Almost since he announced his presidential run, there have been a lot of comparisons made between Donald Trump and Hitler. It's a pretty standard rebuke for any politician these days, no matter where they stand on the political spectrum. But the insanity that you'd find at a Trump campaign rally is making the analogy seem more and more apt.
The violence and fervor of Trump events is big news. The celebrity real estate mogul-turned-candidate's remarks and overall tone have made a him a magnet for both extremist supporters and passionate protestors. And when those two groups mix in at an event, things can ugly.
The most recent notable incident was when a Trump supporter elbowed a protester as he was being escorted out of a rally at in North Carolina on Wednesday. The assailant was eventually arrested, but not before he told Inside Edition that the next time he saw the protester "we might have to kill him."
BREAKING NEWS: Man charged with assaulting a protester at Donald Trump rally in North Carolina. pic.twitter.com/l5NnFColfq
— Breaking News Feed (@pzf) March 10, 2016
At the same rally, another attendee, who claims he was not there to protest but was detained by cops anyway, was slapped by a supporter as he was being escorted out.
And this was within 24-hours of an alleged incident at an event in Florida, in which a reporter for Breitbart, Michelle Fields, claims that Trump's campaign manager Corey Lewandowski grabbed her arm and yanked hard enough to bruise and almost knock her to the ground.
Before THAT, during a rally on Super Tuesday in Kentucky, supporters took turns shoving a protester to get her to leave AND a mother and daughter alleged they were assaulted as well.
The incidents have inspired a bunch of think pieces. The New York Times wrote about the "riskiness" of protesting a Trump rally, while Vanity Fair and CNN Money both ran headlines declaring the rallies "increasingly violent."
But Trump campaign rallies aren't suddenly getting violent or insane--they have always been.
Back in October, a rally in Richmond, VA broke out into a bit of a brawl between protesters and supporters. One supporter was even filmed spitting into the face of a protester.
That same month, a supporter was caught on film forcibly dragging an immigration rights activist to the ground.
In November, a Black Lives Matter activist was swarmed by rally attendees who hit, kicked and choked him.
In December, a supporter yelled "Light the motherf**ker on fire!" as a protester was restrained and dragged away by security.
And in January, Trump supporters got rough against attendees simply holding up protest signs.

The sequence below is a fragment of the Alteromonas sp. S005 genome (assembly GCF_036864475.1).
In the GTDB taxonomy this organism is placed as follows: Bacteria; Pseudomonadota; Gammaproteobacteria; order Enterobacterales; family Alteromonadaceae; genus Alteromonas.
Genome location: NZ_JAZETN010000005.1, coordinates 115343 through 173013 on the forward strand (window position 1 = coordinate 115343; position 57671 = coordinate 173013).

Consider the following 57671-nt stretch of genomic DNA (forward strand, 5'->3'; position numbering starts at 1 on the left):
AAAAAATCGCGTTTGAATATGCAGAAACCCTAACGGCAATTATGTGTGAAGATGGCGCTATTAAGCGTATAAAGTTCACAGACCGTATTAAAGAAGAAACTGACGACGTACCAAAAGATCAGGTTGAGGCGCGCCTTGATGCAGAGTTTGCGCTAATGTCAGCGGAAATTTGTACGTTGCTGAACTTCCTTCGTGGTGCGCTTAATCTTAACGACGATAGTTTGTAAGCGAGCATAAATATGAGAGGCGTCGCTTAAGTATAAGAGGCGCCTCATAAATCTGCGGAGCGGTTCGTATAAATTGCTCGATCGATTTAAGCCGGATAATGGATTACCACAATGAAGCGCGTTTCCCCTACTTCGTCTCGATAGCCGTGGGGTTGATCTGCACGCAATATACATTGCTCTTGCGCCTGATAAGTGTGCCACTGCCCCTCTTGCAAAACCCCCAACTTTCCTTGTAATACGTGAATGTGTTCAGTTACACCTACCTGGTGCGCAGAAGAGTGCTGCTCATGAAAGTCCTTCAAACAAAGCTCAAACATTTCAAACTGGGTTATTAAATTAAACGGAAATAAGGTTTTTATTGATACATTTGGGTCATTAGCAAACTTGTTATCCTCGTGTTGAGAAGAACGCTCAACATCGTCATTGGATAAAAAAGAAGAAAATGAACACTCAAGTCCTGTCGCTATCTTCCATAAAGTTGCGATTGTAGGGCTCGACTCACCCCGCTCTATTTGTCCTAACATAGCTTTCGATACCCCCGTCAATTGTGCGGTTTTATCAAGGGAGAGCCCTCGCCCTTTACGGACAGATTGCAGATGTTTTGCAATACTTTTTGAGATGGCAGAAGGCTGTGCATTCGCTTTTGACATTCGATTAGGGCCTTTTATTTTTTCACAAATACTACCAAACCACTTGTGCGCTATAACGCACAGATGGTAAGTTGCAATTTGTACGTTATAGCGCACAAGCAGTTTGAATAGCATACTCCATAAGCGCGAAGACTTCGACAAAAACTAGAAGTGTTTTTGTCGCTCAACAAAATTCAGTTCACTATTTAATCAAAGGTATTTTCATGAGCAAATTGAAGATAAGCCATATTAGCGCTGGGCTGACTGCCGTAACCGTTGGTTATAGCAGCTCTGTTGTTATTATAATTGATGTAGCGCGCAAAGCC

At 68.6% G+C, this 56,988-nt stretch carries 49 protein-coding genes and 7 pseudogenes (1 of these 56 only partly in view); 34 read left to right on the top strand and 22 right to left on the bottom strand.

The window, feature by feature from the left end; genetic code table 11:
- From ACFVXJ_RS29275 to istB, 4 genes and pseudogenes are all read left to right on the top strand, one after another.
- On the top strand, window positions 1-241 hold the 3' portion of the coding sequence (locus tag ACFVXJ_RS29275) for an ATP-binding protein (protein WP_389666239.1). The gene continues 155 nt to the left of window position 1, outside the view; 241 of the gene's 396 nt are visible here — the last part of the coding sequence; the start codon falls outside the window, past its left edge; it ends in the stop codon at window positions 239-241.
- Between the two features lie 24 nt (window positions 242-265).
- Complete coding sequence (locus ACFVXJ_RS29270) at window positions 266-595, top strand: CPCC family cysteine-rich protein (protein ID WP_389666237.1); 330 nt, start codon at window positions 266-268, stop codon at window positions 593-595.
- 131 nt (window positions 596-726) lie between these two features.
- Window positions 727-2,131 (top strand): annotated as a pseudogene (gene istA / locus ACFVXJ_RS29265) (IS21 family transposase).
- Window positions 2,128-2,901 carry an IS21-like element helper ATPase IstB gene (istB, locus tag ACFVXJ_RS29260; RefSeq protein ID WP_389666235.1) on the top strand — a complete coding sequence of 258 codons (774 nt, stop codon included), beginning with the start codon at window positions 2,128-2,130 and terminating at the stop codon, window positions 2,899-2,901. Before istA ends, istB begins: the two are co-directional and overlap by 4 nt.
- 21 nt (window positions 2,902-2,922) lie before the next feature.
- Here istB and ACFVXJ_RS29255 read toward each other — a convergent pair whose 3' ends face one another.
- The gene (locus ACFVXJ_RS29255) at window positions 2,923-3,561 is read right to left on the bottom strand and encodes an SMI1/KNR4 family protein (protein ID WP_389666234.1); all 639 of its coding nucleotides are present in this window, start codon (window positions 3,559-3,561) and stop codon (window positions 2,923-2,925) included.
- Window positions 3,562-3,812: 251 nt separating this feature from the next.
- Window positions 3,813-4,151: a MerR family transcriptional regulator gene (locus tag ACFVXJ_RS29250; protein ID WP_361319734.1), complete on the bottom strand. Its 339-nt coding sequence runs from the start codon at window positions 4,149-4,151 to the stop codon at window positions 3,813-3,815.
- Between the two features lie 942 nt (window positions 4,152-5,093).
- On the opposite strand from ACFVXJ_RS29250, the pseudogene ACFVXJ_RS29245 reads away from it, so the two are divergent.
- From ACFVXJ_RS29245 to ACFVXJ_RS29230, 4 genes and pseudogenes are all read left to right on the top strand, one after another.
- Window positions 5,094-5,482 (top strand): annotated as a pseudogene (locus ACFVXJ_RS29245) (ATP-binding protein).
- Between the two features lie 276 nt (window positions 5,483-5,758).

More than once.
This excess of force isn't just being used against anti-Trump demonstrators; it's happening to journalists, too. Aside from Lewandowski's alleged takedown of Fields, a photographer for TIME magazine was choked and slammed to the ground by a Secret Service Agent after arguing about where he could stand.
But here's the thing--and why I mentioned the Hitler comparison all the way at the top--Trump's rhetoric and behavior is what seems to be fueling the violent atmosphere at the rallies.
It seems to go like this: Trump will get on stage and start making a speech, a demonstrator or two will interrupt, and he'll call for someone to "take care of" them and "get them out," at which point security, supporters or both will restrain and remove them. And this will repeat throughout the event.
Trump pretty much encourages viciousness against protesters and praises supporters who step up.
He ordered security to take demonstrators' coats and "throw them out in the cold" during a January rally in Vermont.
He brought supporters up on stage to commend them for dragging out a protester.
As one demonstrator was being led out of a rally in Las Vegas, he told the crowd, "You know what they used to do to guys like that when they were in a place like this? They'd be carried out on a stretcher," further saying that he'd "like to punch that guy in the face."
Just today, when asked about the events from earlier this week, Trump claimed it was the protesters who are violent first (a point of contention for some) and said, "I thought it was very, very appropriate. He was swinging. He was hitting people. And the audience hit back. And that's what we need a little bit more of."
The environment that Trump cultivates for his events--festishizing force, rewarding brutality and clearly labeling his enemies (protesters and reporters)--originally only inflamed eager supporters. But now his campaign manager (a professional) supposedly assaulted a journalist from a friendly media outlet for something as minor pushing to ask questions, a secret service agent (someone who you'd think is trained more than anyone to keep their cool) attacked a photographer over a verbal spat and law enforcement officers let supporters hit protesters without arrest.
That's what's really worrying. Because now Trump's rallies aren't just getting more violent; the people who weren't initially seduced by the frenzy are joining in.
Now, Trump really does seem like Hitler.